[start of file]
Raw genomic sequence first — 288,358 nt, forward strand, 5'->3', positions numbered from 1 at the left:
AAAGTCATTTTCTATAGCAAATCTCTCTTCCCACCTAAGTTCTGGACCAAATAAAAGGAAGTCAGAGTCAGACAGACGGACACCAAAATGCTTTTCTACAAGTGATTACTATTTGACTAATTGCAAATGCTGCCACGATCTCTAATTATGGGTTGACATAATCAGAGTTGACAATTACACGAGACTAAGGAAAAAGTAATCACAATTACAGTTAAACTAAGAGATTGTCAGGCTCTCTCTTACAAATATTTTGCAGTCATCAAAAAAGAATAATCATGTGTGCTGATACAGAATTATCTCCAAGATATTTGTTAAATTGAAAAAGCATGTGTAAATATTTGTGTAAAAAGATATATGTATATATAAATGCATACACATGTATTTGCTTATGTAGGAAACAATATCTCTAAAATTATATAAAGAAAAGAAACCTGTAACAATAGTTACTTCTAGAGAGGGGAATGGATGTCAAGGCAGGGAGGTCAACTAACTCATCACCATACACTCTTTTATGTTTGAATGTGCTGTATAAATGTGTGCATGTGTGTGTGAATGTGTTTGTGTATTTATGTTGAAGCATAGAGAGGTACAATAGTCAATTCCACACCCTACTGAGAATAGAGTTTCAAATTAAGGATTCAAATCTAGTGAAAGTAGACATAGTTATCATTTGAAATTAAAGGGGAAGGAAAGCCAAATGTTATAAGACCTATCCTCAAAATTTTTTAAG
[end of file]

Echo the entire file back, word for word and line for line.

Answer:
Raw genomic sequence first — 288,358 nt, forward strand, 5'->3', positions numbered from 1 at the left:
AAAGTCATTTTCTATAGCAAATCTCTCTTCCCACCTAAGTTCTGGACCAAATAAAAGGAAGTCAGAGTCAGACAGACGGACACCAAAATGCTTTTCTACAAGTGATTACTATTTGACTAATTGCAAATGCTGCCACGATCTCTAATTATGGGTTGACATAATCAGAGTTGACAATTACACGAGACTAAGGAAAAAGTAATCACAATTACAGTTAAACTAAGAGATTGTCAGGCTCTCTCTTACAAATATTTTGCAGTCATCAAAAAAGAATAATCATGTGTGCTGATACAGAATTATCTCCAAGATATTTGTTAAATTGAAAAAGCATGTGTAAATATTTGTGTAAAAAGATATATGTATATATAAATGCATACACATGTATTTGCTTATGTAGGAAACAATATCTCTAAAATTATATAAAGAAAAGAAACCTGTAACAATAGTTACTTCTAGAGAGGGGAATGGATGTCAAGGCAGGGAGGTCAACTAACTCATCACCATACACTCTTTTATGTTTGAATGTGCTGTATAAATGTGTGCATGTGTGTGTGAATGTGTTTGTGTATTTATGTTGAAGCATAGAGAGGTACAATAGTCAATTCCACACCCTACTGAGAATAGAGTTTCAAATTAAGGATTCAAATCTAGTGAAAGTAGACATAGTTATCATTTGAAATTAAAGGGGAAGGAAAGCCAAATGTTATAAGACCTATCCTCAAAATTTTTTAAG